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After long search, son finds elderly father in Hoboken

November 01, 2012|By Molly Hennessy-Fiske
  • Mud and debris liiter a street in Hoboken, N.J., which was hit hard by the storm.
Mud and debris liiter a street in Hoboken, N.J., which was hit hard by the… (Brenden Smialowski / AFP…)

HOBOKEN, N.J. -- After Hurricane Sandy tore through New Jersey and flooded a swath of Hoboken, 82-year-old Apolinar "Apollo" Ramirez, didn't want to leave his unit to stay in a shelter with strangers.

Then his building's backup generators began to teeter toward failure--and just in time, Ramirez's son came to the rescue.

With power gone, Angel Ramirez, 62, could not reach his father. He went searching for him at shelters in two Hoboken churches. Finally, the younger Ramirez hopped on a truck with New Jersey National Guardsmen, who drove through waist-high water to his father's building. 

There, he found his father and about a dozen other residents, whose emergency power was sputtering.

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It took some wrangling, but Ramirez finally persuaded his father to board the truck and get to Saints Peter & Paul Church, where 32 storm refugees sought shelter. Upstairs in the sanctuary, dozens of energy-hungry people clustered around power strips, charging their computers and cellphones.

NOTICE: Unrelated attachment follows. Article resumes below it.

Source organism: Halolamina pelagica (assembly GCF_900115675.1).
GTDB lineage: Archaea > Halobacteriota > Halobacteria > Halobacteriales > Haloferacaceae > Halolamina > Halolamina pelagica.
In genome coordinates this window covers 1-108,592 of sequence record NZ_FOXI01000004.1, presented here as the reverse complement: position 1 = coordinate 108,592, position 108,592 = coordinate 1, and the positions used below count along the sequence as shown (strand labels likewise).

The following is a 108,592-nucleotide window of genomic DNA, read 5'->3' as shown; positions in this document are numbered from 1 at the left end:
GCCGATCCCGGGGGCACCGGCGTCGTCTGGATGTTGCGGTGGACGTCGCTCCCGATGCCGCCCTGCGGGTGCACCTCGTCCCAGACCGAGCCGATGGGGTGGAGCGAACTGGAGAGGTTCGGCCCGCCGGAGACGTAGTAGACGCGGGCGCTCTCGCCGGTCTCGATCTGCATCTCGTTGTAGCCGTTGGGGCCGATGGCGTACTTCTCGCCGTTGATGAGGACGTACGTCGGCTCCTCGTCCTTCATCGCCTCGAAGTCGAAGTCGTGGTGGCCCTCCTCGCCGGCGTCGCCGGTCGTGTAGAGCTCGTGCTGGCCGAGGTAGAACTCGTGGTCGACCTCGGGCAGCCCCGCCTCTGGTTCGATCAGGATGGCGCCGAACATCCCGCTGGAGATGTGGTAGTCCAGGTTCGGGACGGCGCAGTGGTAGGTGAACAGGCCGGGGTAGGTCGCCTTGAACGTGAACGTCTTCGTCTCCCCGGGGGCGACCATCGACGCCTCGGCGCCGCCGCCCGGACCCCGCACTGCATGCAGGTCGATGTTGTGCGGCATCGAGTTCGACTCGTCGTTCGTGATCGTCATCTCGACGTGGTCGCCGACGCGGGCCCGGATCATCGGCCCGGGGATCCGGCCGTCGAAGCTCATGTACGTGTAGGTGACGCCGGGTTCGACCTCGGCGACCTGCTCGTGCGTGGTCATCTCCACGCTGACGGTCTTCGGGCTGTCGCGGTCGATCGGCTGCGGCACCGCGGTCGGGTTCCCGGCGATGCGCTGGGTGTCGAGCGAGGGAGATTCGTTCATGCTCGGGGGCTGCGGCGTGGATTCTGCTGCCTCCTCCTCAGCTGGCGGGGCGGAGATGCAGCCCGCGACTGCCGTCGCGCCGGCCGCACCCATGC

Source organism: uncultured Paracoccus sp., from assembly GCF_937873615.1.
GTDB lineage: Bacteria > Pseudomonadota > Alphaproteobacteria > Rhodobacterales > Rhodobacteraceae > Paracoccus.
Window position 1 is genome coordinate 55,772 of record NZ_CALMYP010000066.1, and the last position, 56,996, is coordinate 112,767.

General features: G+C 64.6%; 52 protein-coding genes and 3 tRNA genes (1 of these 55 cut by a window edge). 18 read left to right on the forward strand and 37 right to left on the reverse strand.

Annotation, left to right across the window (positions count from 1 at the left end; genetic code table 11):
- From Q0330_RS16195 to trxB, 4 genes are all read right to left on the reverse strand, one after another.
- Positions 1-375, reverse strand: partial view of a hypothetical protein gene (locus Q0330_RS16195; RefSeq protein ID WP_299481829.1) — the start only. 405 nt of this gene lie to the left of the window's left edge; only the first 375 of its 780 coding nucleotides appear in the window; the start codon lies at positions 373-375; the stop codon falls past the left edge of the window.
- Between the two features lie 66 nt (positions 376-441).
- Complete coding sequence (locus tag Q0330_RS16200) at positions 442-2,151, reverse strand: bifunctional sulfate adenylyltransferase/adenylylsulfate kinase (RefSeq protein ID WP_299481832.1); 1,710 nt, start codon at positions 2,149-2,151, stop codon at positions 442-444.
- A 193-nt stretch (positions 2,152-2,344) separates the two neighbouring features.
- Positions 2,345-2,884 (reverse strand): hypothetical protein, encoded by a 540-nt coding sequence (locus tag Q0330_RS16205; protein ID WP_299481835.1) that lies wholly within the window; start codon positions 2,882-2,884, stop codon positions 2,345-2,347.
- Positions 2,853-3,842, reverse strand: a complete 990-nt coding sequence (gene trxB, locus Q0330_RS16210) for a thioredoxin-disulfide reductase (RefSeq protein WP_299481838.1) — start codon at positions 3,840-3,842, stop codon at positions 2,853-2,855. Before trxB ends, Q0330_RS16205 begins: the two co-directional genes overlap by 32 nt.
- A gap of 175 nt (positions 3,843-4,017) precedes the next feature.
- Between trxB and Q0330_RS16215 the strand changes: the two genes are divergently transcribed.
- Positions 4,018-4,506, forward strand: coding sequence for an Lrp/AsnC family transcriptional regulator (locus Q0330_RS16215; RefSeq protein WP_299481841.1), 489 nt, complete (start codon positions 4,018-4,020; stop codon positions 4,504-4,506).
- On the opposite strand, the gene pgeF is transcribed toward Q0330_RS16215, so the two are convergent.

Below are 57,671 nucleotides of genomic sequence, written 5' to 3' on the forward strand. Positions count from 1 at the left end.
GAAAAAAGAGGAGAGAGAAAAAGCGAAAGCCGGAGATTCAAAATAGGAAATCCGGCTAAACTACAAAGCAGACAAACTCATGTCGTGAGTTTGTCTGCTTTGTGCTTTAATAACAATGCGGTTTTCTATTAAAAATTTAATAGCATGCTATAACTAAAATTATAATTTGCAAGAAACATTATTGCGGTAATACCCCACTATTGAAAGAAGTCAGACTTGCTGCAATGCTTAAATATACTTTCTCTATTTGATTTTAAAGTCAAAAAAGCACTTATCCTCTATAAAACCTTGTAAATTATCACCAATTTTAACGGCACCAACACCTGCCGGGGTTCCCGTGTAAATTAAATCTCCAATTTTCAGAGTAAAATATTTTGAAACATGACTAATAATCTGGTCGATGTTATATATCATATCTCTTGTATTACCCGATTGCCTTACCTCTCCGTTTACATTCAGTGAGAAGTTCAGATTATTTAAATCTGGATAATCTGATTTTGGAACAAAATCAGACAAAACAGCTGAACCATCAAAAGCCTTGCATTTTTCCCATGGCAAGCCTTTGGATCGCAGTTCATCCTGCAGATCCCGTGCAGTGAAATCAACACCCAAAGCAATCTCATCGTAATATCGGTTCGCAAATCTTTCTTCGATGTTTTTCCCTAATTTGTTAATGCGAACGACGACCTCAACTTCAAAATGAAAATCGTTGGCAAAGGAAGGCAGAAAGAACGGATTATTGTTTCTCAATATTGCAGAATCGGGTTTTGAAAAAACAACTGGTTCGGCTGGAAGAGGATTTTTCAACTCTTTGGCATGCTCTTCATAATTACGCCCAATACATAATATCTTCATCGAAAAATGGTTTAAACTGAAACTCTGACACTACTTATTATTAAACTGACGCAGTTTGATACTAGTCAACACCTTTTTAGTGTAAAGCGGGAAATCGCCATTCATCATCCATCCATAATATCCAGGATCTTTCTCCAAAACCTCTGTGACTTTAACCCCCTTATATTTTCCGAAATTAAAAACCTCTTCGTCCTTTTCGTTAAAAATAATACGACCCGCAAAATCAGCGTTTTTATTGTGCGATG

Ramirez said that although his father he was still agitated Thursday, he's relieved he got the older man into the church. Taking his father to his powerless apartment wasn't an option.

He said his father's story is a common one here.

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"People are going to their family's place or people are not leaving their homes because they're afraid something might happen," like looting, he said.

He said officials could have prepared a bit better.

"They should probably have portable generators stationed at the schools. That would have been better for the seniors. But I guess we underestimated the strength of the storm," he said.

Those staying at the shelter included families and elderly who needed to charge electrical equipment such as oxygen tanks. 

Lissette Melendez, 42, a disabled crossing guard, brought her two children, 13 and 11, to the Saints Peter & Paul shelter after their apartment lost power. First they stayed at the local elementary school shelter, then that lost power. They were supposed to move to the high school, but it lost power too.

"After this," Melendez said, "we're getting camping gear."


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